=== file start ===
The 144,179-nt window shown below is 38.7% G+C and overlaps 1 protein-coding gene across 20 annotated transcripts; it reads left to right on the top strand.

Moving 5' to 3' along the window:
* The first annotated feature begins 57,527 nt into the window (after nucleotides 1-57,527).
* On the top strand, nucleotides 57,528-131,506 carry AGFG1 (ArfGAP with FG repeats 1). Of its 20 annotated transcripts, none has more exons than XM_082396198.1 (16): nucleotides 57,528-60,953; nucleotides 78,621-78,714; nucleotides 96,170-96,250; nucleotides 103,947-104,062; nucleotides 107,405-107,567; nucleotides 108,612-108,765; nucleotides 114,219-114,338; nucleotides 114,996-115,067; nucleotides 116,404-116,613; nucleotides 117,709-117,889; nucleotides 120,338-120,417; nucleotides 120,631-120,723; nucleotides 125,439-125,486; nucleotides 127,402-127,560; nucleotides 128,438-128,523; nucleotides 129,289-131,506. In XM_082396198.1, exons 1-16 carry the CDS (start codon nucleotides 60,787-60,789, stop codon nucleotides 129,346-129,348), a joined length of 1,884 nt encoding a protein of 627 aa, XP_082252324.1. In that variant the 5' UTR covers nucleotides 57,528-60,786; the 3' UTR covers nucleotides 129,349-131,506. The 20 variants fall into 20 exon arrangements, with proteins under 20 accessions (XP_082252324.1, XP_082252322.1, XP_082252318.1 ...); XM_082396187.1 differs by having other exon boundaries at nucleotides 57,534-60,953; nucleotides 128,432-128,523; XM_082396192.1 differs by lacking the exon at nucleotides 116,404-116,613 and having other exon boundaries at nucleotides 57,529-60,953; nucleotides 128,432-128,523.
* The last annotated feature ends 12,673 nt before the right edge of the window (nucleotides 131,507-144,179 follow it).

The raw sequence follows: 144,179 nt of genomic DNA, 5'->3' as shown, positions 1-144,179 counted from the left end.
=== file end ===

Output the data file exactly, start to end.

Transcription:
The 144,179-nt window shown below is 38.7% G+C and overlaps 1 protein-coding gene across 20 annotated transcripts; it reads left to right on the top strand.

Moving 5' to 3' along the window:
* The first annotated feature begins 57,527 nt into the window (after nucleotides 1-57,527).
* On the top strand, nucleotides 57,528-131,506 carry AGFG1 (ArfGAP with FG repeats 1). Of its 20 annotated transcripts, none has more exons than XM_082396198.1 (16): nucleotides 57,528-60,953; nucleotides 78,621-78,714; nucleotides 96,170-96,250; nucleotides 103,947-104,062; nucleotides 107,405-107,567; nucleotides 108,612-108,765; nucleotides 114,219-114,338; nucleotides 114,996-115,067; nucleotides 116,404-116,613; nucleotides 117,709-117,889; nucleotides 120,338-120,417; nucleotides 120,631-120,723; nucleotides 125,439-125,486; nucleotides 127,402-127,560; nucleotides 128,438-128,523; nucleotides 129,289-131,506. In XM_082396198.1, exons 1-16 carry the CDS (start codon nucleotides 60,787-60,789, stop codon nucleotides 129,346-129,348), a joined length of 1,884 nt encoding a protein of 627 aa, XP_082252324.1. In that variant the 5' UTR covers nucleotides 57,528-60,786; the 3' UTR covers nucleotides 129,349-131,506. The 20 variants fall into 20 exon arrangements, with proteins under 20 accessions (XP_082252324.1, XP_082252322.1, XP_082252318.1 ...); XM_082396187.1 differs by having other exon boundaries at nucleotides 57,534-60,953; nucleotides 128,432-128,523; XM_082396192.1 differs by lacking the exon at nucleotides 116,404-116,613 and having other exon boundaries at nucleotides 57,529-60,953; nucleotides 128,432-128,523.
* The last annotated feature ends 12,673 nt before the right edge of the window (nucleotides 131,507-144,179 follow it).

The raw sequence follows: 144,179 nt of genomic DNA, 5'->3' as shown, positions 1-144,179 counted from the left end.